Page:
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Groups Ask for WA Transition from "Coal to Clean Energy"

PHOTO: The Washington Legislature is considering ways to help regional utilities end their use of power from the Colstrip Generating Station in Montana. Environmental groups want a timeline for the transition and protections for ratepayers. Photo copyright Paul K. Anderson; used with his permission.
PHOTO: The Washington Legislature is considering ways to help regional utilities end their use of power from the Colstrip Generating Station in Montana. Environmental groups want a timeline for the transition and protections for ratepayers. Photo copyright Paul K. Anderson; used with his permission.
March 26, 2015

OLYMPIA, Wash. – Environmental advocates from across the state made their way to Olympia on Wednesday to underscore what they say is the need to make more definite plans for Washington utilities to stop using coal power generated out-of-state.

A bill that passed in the Washington Senate (SB 5874) keeps alive the idea of studying at least a partial closure of the Colstrip Generating Station in Montana, which is co-owned by several Washington utilities. But no timeline is included.

Seth Ballhorn, organizer with the Sierra Club's Beyond Coal campaign, says more action is needed.

"We want a bill that establishes a process to retire the plant in the near future, not decades from now," says Ballhorn. "Climate disruption already hurts our shellfish industry; it puts our forests at increased risk of fire, and jeopardizes our snowpack and water supply."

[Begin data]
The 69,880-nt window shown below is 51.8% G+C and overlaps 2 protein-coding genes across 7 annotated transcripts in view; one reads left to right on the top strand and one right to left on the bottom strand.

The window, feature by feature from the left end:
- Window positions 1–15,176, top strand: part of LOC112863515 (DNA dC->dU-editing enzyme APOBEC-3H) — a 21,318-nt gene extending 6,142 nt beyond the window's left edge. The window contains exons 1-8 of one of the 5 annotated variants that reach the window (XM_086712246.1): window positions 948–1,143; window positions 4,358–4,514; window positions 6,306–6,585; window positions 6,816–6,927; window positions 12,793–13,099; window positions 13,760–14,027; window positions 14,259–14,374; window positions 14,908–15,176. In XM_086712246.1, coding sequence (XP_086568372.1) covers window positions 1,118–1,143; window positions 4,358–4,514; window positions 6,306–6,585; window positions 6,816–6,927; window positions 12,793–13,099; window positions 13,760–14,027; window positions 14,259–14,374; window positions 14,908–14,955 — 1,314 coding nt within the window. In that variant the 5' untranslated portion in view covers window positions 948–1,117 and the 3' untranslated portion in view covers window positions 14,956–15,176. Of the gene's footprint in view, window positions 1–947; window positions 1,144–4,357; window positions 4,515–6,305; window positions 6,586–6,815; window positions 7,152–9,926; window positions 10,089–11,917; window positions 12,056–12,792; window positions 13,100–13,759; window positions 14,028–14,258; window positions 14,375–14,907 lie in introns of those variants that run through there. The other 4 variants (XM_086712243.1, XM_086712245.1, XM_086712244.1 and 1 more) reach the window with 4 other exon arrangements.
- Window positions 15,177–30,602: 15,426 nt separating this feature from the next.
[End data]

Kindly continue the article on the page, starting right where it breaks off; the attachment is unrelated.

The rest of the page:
He adds that even though the coal plant is out-of-state, there's a lot state lawmakers and the Washington Utilities and Transportation Commission can do to ensure that ratepayers won't be stuck with the costs of updating the facility.

The activists told legislators they want a deadline for ending the state's use of coal power, with utility customer protections built in.

Rachel Shimshak, executive director of Renewable Northwest, says they also want assurances that the replacement power will be clean and locally produced.

"And we're also interested in a mix of resources that are much cleaner, so we can help stabilize rates for customers over the long term, avoid the risks of future coal regulation, and help keep the air clean," she says.

At least one utility, Avista, has said the Colstrip plant is the largest industrial facility in Montana and research indicates it could be a reliable source of electricity for another 20 years. But the aging plant has already faced lawsuits for air and water pollution from emissions and coal-ash waste.

Chris Thomas, Public News Service - WA